Do you remember the touching story of 11-year-old Dalton Sherman who gave a convocation speech at the Dallas Independent School District (DISD). What an amazing child! Watch his speech on YouTube and you will be inspired!
I believe that we should develop our children’s oral language. That language is the foundation of all reading and writing they will do in their years at school and beyond. Language is a powerful tool.
I like to begin by allowing children to talk at school! When I was a child, a quiet classroom was a good classroom. We were expected to sit and listen for most of the day. Today’s students need opportunities to talk with each other and with us. I believe in teaching children to do “buddy talk,” turning and talking to a partner about what they are thinking at selected times in a lesson I’m teaching. Then I have several of them share with the class what they discussed.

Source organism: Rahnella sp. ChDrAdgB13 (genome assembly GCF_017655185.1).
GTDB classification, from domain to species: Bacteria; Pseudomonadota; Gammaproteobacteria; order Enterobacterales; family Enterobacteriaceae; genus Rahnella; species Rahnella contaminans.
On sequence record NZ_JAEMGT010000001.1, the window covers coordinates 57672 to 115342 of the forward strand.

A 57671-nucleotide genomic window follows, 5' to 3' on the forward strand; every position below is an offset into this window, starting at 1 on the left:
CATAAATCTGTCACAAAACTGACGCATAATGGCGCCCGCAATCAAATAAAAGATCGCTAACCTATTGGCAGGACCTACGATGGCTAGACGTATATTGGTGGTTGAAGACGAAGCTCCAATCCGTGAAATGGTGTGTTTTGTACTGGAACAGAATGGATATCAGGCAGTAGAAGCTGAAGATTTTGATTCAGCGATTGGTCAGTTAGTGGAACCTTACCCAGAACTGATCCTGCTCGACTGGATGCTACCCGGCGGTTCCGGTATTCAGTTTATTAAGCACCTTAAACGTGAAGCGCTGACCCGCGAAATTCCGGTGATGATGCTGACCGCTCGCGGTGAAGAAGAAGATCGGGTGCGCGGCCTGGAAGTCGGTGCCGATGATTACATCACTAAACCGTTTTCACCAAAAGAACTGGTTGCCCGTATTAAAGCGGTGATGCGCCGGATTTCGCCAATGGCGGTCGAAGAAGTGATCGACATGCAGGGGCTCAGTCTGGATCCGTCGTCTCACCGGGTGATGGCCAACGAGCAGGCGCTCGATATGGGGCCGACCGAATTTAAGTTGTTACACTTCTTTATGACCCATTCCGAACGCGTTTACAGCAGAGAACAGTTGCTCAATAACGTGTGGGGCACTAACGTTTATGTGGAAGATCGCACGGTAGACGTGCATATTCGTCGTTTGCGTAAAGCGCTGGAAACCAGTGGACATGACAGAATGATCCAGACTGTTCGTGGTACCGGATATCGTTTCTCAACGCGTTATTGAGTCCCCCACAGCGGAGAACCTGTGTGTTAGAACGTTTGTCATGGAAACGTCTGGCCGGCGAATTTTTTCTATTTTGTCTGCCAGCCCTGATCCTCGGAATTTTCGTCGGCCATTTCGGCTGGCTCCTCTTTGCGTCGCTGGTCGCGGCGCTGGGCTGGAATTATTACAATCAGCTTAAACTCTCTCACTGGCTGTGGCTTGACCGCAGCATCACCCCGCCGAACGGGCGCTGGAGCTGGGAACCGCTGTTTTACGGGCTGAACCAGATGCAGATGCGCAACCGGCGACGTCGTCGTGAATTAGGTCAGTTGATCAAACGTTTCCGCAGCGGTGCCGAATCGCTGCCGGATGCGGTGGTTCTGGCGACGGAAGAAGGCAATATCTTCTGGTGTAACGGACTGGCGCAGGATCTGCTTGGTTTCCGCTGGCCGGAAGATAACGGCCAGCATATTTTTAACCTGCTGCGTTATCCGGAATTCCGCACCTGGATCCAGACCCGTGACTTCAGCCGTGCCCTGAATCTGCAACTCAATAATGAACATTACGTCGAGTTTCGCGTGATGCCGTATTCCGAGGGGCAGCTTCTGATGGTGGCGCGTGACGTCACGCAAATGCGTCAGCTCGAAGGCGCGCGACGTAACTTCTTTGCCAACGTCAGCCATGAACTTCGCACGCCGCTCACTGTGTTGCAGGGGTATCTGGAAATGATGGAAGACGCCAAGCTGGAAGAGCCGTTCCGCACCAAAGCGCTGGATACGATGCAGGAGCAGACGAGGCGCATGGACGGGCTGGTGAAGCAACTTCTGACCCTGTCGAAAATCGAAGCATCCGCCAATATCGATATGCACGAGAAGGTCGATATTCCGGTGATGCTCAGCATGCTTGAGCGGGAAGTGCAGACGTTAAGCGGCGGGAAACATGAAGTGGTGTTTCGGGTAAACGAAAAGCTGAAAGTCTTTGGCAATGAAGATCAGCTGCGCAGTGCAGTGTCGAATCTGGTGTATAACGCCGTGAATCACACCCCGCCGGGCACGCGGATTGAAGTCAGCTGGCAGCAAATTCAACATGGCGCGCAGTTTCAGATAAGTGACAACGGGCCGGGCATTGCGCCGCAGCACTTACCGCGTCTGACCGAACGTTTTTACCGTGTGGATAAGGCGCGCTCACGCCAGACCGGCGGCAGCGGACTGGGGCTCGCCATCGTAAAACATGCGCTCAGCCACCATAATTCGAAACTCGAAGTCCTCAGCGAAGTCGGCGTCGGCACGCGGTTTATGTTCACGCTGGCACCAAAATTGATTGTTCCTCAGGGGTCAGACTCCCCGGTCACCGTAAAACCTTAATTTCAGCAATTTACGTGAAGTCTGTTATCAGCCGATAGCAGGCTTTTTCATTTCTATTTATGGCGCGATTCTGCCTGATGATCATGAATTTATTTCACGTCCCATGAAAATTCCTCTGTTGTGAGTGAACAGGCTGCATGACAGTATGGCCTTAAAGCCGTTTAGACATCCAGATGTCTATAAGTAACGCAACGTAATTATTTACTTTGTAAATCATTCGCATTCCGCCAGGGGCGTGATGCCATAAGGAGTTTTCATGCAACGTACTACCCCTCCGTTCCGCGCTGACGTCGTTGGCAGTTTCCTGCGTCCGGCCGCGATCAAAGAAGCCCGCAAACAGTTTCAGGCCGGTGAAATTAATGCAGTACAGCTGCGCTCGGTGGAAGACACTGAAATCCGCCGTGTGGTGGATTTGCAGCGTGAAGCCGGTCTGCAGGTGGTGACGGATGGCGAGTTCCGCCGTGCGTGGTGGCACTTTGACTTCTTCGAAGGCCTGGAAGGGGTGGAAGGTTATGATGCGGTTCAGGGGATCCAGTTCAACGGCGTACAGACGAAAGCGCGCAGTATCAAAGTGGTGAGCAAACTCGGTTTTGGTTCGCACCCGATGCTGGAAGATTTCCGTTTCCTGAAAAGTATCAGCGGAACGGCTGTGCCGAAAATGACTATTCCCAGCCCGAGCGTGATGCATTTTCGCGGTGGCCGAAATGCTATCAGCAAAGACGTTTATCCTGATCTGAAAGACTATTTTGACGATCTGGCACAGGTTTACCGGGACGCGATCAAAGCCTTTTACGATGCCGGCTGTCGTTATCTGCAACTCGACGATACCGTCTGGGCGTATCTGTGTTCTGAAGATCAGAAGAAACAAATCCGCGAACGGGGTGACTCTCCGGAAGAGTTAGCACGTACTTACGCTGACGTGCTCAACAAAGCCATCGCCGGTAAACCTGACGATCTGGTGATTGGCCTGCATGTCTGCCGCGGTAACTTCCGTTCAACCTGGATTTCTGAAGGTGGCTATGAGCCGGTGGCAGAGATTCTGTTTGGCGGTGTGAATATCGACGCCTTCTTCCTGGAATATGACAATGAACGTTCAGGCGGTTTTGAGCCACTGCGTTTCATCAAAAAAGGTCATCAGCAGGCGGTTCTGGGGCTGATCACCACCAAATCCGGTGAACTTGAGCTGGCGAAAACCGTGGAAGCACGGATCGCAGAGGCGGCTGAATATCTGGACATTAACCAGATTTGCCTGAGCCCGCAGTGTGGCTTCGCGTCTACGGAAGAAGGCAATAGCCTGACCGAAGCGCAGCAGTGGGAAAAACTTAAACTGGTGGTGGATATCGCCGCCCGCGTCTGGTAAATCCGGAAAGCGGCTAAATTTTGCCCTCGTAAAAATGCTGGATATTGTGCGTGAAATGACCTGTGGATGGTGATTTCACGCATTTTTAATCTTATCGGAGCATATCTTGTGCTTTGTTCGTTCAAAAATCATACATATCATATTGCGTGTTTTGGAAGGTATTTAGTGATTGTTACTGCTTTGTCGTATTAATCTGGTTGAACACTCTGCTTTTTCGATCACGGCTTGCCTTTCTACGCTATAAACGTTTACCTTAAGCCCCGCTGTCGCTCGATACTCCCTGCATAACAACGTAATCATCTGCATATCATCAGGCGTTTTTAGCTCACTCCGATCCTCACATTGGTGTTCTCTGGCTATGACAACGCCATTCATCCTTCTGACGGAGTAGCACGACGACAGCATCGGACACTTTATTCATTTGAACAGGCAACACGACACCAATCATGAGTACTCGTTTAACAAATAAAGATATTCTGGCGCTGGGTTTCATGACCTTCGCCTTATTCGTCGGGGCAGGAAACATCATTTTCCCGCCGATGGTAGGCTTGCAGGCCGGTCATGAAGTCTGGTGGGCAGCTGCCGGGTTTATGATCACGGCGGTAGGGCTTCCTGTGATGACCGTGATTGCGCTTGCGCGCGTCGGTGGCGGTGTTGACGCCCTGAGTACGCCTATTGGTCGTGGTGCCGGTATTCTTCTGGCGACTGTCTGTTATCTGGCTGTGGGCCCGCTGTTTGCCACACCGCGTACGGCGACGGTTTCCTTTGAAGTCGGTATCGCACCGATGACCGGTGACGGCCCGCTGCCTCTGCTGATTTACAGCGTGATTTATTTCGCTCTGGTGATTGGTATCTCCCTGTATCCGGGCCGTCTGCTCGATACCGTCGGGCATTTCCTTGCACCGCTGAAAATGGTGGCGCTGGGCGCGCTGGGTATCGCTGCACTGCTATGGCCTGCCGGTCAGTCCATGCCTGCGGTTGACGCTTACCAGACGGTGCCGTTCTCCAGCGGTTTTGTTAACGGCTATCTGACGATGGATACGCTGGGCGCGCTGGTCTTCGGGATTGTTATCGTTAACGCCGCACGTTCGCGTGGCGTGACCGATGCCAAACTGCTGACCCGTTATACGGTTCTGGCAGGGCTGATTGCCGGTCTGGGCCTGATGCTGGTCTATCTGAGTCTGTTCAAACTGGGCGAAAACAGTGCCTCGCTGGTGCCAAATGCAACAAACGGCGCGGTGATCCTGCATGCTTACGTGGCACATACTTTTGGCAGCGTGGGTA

They also use this technique while working at literacy and math work stations. During small group instruction, I sometimes teach oral language lessons. To view a lesson like this, see the clip called “Pre-Emergent Readers” from my new video series, Think Small! Engaging Our Youngest Readers in Small Groups.
We use a familiar book from read aloud and have children in the small group take turns retelling the story. My goal is to have them use more sophisticated vocabulary and longer, more complex sentences each time they retell it. It can also be used in a work station for practice once I’ve taught with it.
What are you doing in your classroom this week to build your students’ oral language?